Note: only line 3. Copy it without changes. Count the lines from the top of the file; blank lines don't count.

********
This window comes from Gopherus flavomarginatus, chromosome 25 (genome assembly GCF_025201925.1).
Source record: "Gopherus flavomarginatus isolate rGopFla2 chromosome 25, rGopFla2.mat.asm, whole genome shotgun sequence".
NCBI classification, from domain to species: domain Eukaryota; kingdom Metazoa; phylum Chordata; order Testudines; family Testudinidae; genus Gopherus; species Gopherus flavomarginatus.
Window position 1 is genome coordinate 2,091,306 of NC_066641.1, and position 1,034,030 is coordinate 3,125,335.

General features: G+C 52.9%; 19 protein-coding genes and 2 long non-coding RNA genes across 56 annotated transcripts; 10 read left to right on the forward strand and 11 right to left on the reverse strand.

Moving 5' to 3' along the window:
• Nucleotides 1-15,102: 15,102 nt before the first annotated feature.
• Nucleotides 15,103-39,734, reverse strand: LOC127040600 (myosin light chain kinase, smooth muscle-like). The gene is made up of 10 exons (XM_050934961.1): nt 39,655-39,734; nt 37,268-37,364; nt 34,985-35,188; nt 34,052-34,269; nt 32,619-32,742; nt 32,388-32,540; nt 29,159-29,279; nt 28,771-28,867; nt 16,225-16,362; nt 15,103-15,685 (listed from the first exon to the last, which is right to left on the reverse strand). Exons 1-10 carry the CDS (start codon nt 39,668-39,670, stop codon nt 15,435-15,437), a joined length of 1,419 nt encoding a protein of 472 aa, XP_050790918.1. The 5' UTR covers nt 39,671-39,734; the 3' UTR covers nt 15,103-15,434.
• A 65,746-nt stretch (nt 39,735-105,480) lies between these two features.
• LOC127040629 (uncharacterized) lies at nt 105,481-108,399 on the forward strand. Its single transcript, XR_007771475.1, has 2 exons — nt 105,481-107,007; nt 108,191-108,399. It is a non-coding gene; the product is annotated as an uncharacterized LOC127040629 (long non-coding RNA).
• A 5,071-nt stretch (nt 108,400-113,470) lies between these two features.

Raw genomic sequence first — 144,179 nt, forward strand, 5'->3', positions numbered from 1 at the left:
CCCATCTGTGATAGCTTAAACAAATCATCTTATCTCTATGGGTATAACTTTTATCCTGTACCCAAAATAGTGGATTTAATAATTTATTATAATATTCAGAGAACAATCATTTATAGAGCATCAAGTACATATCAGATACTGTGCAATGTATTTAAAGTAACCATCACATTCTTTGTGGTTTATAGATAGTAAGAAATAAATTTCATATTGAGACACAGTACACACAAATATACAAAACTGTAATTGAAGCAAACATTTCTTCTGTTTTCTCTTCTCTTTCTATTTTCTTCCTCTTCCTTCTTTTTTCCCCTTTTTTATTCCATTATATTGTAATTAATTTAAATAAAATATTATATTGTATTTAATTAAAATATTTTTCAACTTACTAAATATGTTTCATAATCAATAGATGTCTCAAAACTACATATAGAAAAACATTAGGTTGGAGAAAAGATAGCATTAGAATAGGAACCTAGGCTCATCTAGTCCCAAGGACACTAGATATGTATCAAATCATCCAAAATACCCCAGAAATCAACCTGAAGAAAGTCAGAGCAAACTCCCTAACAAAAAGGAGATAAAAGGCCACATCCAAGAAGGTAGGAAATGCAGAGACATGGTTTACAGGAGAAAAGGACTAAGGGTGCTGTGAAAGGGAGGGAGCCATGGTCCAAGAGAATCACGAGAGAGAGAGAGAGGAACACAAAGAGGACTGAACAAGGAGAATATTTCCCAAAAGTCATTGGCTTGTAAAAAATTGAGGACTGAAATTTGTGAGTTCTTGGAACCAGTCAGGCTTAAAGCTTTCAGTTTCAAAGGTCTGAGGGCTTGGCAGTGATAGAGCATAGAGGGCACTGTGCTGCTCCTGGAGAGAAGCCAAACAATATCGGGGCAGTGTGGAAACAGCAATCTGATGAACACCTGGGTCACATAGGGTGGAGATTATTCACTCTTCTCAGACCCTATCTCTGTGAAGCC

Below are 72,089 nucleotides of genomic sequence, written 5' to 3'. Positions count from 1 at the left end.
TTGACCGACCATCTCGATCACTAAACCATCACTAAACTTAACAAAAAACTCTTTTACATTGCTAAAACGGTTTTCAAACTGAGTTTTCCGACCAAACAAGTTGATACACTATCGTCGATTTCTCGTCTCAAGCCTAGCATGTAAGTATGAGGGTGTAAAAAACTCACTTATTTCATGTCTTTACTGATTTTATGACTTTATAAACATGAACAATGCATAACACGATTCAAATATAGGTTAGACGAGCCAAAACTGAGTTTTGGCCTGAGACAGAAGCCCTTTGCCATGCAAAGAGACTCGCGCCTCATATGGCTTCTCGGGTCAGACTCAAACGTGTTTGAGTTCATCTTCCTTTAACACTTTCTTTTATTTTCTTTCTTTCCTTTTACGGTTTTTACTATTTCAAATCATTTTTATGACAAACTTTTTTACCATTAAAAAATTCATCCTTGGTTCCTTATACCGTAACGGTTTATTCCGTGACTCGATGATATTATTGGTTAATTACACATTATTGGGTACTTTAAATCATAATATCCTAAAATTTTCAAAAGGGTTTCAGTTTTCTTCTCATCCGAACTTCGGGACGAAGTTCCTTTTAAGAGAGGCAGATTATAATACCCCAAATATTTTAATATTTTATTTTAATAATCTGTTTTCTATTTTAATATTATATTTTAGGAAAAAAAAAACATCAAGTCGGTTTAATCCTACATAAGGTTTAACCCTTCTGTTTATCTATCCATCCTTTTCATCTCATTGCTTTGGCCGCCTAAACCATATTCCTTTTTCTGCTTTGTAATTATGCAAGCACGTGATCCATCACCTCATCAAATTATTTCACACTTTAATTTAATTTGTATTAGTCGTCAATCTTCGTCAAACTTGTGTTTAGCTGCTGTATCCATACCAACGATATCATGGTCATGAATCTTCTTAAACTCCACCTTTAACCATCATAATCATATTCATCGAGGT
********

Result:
NCBI classification, from domain to species: domain Eukaryota; kingdom Metazoa; phylum Chordata; order Testudines; family Testudinidae; genus Gopherus; species Gopherus flavomarginatus.